Morton Marcus: Cities, towns unable to get traction in Statehouse

Morton Marcus

In his muckraking 1904 book, “The Shame of the Cities,” Lincoln Steffens spoke, not exclusively of corruption by the political bosses, but also of the shame of the people who tolerated that corruption. A reporter today might easily write on the same theme.

Today, Hoosier citizens tolerate, virtually without protest, the political corruption of power. Today’s officeholders, whether elected or appointed, at the state or local level, do not seek wealth as much as they covet power.

Our shame is clearly the shame of the cities. Although the 2010 Census identified 72.4 percent of Indiana’s population as “urban,” we and the world think of Indiana as a rural state.

No Indiana mayor has ever been elected governor of the state. That’s right. The route to the statehouse is not through city hall. Power in the Hoosier Holyland rests with a rural identity.

Remember the Bayhs, father and son? Both wanted to be known for their Shirkieville roots. It’s a bi-partisan pleasantry; Dick Lugar listed a farm as his Indiana address.

But the problems and concerns of Indiana are urban issues that Hoosiers try to evade by moving to urban suburbs. The three E’s: (economics, education and the environment) are left to state decision-makers. Mayors and town officials are impotent players in the games of the General Assembly.

Our largest cities are strangled by suburban politicians drunk on the power they derive from their narcissistic fiefdoms. Why does the Indianapolis transit system stop at the county lines? Why do weak transit efforts within Lake County not combine into a unified service to include the burgeoning suburbs?

We know the answers. Urban areas are dirty, dangerous places where people who did not go to high school with us tend to live. Urbanites are foreigners who were not baptized in Wabash River waters.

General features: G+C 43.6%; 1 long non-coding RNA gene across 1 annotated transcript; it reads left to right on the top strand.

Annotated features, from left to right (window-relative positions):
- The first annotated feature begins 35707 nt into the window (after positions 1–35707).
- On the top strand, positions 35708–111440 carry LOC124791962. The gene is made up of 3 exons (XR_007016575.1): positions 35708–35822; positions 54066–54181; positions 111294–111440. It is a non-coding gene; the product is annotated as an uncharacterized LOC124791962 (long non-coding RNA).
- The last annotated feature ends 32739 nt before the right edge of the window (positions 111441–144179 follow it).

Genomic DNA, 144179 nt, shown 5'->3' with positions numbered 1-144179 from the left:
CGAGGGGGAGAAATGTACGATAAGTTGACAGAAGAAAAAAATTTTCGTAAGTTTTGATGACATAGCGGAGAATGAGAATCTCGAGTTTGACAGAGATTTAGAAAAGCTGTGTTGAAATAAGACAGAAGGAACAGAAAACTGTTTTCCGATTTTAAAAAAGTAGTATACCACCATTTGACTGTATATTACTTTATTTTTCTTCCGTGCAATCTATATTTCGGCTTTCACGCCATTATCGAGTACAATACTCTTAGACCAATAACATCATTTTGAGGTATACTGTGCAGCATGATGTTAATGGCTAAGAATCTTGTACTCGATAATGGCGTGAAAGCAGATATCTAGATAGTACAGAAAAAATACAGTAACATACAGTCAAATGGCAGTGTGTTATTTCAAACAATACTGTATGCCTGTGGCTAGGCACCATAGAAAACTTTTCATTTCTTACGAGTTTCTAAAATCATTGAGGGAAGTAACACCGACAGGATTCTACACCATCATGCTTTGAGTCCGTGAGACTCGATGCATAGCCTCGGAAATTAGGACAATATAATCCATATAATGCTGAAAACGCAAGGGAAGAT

The result is rational 21st century proposals to recognize the realities of the 20th century are blocked by 19th century thinking in the General Assembly.

We won’t tax vehicles by their weight as well as by where and when they are driven. Potholes are the diseased pockmarks of our sick older cities. They cannot be filled because the state (rural) legislature has denied cities and towns permission to manage their own fiscal affairs.

Local officials must be inferior and immoral when compared with the virtuous members of the General Assembly. The state rules on the budgets of localities. The state controls the levies of local governments. The state assesses the properties of businesses whose voices are sweeter in the Rotunda of the Statehouse than in the corridors of the County Building. And the state gives us a constitutional amendment capping local property taxes.

Who is to blame? The people who live in our cities and towns. It is they who submit to their own disenfranchisement. They who elect those who fail to address urban urgencies.

Morton Marcus is an economist. You can contact him at [email protected]. You also can follow his and those of John Guy on “Who Gets What?” wherever podcasts are available. Send comments to [email protected]on Marcus is an economist. You can contact him at [email protected]. You also can follow his and those of John Guy on “Who Gets What?” wherever podcasts are available. Send comments to [email protected].

Morton Marcus is an economist, formerly with the Indiana University Kelley School of Business. Send comments to [email protected].